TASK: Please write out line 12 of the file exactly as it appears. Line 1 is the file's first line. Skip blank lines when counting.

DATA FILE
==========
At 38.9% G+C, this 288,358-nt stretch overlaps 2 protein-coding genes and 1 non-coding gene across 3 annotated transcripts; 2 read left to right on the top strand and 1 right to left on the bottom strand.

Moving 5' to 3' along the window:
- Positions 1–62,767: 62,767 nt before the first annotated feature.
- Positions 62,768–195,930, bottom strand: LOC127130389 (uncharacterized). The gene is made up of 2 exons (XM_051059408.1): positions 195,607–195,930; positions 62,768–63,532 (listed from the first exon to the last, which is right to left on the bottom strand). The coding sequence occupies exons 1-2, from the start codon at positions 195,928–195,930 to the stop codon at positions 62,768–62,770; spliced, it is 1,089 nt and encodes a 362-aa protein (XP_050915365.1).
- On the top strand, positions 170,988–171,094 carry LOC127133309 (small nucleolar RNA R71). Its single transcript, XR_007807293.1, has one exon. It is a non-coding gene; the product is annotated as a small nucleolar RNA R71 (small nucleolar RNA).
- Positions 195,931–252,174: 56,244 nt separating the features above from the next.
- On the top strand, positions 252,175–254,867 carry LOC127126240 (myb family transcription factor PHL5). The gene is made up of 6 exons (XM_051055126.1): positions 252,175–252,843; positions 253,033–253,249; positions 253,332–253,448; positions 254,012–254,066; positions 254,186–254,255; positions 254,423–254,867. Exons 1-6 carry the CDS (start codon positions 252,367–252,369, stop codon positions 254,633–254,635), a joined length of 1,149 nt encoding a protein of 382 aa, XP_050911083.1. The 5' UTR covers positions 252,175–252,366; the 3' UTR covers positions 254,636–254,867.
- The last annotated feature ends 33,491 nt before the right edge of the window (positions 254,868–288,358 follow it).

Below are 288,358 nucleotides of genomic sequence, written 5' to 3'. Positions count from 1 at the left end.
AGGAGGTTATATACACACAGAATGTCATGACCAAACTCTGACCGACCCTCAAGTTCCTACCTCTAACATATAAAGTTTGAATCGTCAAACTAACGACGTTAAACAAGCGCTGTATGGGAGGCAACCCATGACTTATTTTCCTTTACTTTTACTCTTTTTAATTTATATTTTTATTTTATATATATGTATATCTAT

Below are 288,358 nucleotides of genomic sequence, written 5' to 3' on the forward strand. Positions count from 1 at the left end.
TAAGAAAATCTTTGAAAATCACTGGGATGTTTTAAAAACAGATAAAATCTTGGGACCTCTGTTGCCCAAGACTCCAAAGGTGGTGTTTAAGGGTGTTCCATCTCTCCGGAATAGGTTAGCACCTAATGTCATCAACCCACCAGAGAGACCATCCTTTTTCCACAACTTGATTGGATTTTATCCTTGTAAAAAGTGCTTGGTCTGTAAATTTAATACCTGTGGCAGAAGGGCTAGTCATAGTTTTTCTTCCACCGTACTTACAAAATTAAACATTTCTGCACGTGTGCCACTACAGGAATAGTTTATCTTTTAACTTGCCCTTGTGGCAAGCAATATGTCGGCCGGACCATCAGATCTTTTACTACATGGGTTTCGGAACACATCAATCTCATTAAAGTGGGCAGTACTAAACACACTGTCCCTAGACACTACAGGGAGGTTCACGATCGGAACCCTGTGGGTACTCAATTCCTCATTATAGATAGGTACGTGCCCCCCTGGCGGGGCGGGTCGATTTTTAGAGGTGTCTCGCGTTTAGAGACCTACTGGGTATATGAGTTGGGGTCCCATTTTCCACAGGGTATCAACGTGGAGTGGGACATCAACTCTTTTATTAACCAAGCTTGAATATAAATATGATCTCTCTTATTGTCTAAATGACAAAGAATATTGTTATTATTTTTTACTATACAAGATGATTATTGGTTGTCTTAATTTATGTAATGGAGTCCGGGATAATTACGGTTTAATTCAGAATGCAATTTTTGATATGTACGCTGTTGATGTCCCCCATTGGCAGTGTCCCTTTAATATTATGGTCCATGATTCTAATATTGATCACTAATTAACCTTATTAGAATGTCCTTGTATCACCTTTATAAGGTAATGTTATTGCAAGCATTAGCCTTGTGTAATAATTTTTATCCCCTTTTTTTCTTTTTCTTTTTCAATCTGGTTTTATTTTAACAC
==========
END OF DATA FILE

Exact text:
TAAGAAAATCTTTGAAAATCACTGGGATGTTTTAAAAACAGATAAAATCTTGGGACCTCTGTTGCCCAAGACTCCAAAGGTGGTGTTTAAGGGTGTTCCATCTCTCCGGAATAGGTTAGCACCTAATGTCATCAACCCACCAGAGAGACCATCCTTTTTCCACAACTTGATTGGATTTTATCCTTGTAAAAAGTGCTTGGTCTGTAAATTTAATACCTGTGGCAGAAGGGCTAGTCATAGTTTTTCTTCCACCGTACTTACAAAATTAAACATTTCTGCACGTGTGCCACTACAGGAATAGTTTATCTTTTAACTTGCCCTTGTGGCAAGCAATATGTCGGCCGGACCATCAGATCTTTTACTACATGGGTTTCGGAACACATCAATCTCATTAAAGTGGGCAGTACTAAACACACTGTCCCTAGACACTACAGGGAGGTTCACGATCGGAACCCTGTGGGTACTCAATTCCTCATTATAGATAGGTACGTGCCCCCCTGGCGGGGCGGGTCGATTTTTAGAGGTGTCTCGCGTTTAGAGACCTACTGGGTATATGAGTTGGGGTCCCATTTTCCACAGGGTATCAACGTGGAGTGGGACATCAACTCTTTTATTAACCAAGCTTGAATATAAATATGATCTCTCTTATTGTCTAAATGACAAAGAATATTGTTATTATTTTTTACTATACAAGATGATTATTGGTTGTCTTAATTTATGTAATGGAGTCCGGGATAATTACGGTTTAATTCAGAATGCAATTTTTGATATGTACGCTGTTGATGTCCCCCATTGGCAGTGTCCCTTTAATATTATGGTCCATGATTCTAATATTGATCACTAATTAACCTTATTAGAATGTCCTTGTATCACCTTTATAAGGTAATGTTATTGCAAGCATTAGCCTTGTGTAATAATTTTTATCCCCTTTTTTTCTTTTTCTTTTTCAATCTGGTTTTATTTTAACAC